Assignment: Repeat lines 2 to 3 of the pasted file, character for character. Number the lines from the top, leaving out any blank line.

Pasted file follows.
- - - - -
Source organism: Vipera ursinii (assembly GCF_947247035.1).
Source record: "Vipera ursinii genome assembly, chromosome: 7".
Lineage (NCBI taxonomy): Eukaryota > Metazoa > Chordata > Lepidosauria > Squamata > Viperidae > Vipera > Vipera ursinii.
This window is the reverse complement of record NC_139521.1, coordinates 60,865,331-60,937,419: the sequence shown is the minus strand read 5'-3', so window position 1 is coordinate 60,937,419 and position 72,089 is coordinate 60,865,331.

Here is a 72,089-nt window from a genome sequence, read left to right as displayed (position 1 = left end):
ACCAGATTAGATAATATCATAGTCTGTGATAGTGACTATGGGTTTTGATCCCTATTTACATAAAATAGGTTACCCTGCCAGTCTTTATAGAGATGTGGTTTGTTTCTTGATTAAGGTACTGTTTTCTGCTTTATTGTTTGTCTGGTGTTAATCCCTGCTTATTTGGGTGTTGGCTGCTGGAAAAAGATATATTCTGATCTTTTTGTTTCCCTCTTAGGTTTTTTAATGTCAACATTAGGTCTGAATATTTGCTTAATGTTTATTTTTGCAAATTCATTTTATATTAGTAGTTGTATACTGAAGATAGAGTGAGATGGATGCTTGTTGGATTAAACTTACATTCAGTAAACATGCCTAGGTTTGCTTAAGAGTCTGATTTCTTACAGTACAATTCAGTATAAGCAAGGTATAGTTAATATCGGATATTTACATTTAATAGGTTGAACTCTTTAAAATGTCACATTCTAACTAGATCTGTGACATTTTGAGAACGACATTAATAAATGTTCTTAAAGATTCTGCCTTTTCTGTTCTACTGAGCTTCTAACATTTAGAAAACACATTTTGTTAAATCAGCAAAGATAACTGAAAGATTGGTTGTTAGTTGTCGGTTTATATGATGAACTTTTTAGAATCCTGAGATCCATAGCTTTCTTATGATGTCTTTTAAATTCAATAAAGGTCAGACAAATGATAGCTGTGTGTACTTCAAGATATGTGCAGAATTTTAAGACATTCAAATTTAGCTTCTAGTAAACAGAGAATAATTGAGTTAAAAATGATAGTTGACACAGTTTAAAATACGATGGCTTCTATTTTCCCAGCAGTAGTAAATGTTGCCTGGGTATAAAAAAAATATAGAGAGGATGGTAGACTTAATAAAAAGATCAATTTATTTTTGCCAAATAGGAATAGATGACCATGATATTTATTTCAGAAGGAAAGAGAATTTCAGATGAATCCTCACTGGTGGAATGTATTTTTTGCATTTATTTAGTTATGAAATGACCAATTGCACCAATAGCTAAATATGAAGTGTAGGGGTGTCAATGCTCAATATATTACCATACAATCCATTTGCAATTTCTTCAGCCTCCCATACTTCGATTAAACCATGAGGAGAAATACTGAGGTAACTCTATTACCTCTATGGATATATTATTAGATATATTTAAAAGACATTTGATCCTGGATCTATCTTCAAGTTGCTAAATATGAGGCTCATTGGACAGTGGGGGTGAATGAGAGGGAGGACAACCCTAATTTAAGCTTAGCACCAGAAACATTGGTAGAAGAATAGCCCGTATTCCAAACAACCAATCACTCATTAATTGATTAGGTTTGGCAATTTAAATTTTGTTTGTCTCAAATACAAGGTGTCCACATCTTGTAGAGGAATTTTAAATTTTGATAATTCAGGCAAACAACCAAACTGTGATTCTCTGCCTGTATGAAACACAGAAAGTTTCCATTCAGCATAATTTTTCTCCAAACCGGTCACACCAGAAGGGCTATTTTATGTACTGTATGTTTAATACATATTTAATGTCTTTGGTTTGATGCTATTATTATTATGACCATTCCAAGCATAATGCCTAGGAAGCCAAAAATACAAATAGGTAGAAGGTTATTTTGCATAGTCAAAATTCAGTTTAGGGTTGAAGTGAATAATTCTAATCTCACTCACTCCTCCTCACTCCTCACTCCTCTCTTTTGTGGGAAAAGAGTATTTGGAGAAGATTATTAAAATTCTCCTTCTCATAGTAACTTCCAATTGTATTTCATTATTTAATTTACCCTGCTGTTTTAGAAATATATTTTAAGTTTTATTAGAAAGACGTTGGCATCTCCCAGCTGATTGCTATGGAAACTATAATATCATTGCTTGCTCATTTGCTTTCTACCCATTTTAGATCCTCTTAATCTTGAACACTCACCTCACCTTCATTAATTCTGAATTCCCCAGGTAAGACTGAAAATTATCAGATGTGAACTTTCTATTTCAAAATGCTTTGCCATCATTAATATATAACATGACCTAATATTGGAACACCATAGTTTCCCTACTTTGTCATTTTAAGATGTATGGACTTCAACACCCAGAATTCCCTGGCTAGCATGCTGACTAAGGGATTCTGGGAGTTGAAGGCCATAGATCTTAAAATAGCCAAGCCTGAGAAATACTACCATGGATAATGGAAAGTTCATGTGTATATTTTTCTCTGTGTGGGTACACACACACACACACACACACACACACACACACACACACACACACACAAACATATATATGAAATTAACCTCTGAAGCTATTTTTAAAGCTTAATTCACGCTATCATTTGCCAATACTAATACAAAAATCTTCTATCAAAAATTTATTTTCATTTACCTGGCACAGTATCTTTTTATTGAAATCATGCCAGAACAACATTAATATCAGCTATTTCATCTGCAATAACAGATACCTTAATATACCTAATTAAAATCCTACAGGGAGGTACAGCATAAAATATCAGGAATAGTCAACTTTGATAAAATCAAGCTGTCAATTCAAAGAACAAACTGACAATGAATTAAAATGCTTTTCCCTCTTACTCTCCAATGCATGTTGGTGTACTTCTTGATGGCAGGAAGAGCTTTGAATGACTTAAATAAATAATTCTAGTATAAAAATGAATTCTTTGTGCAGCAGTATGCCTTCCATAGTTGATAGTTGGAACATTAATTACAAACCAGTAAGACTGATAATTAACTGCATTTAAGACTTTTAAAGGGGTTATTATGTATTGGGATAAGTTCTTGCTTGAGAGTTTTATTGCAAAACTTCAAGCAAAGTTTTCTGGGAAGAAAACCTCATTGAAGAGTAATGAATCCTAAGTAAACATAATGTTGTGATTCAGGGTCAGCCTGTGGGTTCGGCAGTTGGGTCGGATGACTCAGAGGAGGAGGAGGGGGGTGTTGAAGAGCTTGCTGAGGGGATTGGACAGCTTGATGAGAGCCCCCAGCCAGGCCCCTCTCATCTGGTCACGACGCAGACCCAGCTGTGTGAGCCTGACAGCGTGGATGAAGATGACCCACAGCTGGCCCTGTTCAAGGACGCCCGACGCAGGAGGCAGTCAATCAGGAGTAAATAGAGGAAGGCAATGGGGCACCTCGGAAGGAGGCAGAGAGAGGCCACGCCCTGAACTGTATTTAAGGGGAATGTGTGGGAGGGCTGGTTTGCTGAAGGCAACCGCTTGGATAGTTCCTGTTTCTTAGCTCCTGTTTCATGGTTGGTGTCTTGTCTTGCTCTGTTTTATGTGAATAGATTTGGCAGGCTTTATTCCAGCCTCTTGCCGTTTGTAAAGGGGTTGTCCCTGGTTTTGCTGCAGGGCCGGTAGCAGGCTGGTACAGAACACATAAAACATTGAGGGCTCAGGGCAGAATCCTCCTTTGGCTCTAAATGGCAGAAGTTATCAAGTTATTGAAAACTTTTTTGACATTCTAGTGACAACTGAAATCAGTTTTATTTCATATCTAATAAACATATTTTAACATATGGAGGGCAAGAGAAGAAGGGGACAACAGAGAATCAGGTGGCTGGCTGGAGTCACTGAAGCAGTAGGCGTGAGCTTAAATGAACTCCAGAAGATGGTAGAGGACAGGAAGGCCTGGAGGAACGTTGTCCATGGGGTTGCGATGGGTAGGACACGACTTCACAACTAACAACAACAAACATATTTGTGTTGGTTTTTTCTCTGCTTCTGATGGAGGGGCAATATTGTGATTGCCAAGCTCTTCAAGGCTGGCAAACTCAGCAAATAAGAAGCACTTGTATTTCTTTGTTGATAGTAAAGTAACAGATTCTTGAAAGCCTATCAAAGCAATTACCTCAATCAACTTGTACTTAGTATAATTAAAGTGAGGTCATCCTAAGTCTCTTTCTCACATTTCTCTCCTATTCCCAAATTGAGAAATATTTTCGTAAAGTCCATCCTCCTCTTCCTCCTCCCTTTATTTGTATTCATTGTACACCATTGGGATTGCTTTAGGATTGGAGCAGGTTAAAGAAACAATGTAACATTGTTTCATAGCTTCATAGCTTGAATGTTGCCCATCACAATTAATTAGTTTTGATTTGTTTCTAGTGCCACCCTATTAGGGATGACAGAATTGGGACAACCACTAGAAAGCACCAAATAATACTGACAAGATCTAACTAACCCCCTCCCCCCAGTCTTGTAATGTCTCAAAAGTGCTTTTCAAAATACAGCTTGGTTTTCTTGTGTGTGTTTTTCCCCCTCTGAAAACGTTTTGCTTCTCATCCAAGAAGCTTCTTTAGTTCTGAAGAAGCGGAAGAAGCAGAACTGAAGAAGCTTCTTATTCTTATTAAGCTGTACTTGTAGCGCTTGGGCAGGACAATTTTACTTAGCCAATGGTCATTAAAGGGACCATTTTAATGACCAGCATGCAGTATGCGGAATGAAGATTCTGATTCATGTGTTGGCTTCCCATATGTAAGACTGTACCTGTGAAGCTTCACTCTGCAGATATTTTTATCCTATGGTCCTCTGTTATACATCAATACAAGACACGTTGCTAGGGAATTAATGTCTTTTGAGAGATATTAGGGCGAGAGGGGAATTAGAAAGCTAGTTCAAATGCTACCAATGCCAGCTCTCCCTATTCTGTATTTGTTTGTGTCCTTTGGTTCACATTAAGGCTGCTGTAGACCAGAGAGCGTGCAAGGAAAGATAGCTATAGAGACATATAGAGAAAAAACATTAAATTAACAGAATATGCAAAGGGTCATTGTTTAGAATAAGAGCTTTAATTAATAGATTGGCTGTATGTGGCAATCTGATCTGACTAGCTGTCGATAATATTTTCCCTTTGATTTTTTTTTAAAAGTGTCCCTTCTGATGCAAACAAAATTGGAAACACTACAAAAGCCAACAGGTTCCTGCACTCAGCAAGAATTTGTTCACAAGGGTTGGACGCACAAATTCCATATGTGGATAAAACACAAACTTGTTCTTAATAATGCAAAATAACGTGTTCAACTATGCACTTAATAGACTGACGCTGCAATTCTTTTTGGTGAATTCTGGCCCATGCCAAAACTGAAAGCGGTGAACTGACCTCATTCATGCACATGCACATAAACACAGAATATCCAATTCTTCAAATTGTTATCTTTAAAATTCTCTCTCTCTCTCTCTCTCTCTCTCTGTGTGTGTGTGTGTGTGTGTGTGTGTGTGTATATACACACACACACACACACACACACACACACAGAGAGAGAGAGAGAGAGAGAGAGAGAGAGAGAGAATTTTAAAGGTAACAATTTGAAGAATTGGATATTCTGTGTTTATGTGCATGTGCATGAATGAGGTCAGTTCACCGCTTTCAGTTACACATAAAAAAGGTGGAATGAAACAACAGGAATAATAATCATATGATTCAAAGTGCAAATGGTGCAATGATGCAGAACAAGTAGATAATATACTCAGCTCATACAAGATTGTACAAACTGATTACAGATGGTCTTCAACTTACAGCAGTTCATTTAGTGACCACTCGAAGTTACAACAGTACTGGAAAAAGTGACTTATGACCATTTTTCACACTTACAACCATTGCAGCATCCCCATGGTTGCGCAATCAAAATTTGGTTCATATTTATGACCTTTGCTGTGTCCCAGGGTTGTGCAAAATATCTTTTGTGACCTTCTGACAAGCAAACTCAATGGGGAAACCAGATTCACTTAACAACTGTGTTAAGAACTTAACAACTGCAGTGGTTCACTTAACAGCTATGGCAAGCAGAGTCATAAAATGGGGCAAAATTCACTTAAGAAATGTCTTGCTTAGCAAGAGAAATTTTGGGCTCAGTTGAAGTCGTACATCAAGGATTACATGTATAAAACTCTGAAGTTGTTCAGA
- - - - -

Source record: "Vipera ursinii genome assembly, chromosome: 7".
Lineage (NCBI taxonomy): Eukaryota > Metazoa > Chordata > Lepidosauria > Squamata > Viperidae > Vipera > Vipera ursinii.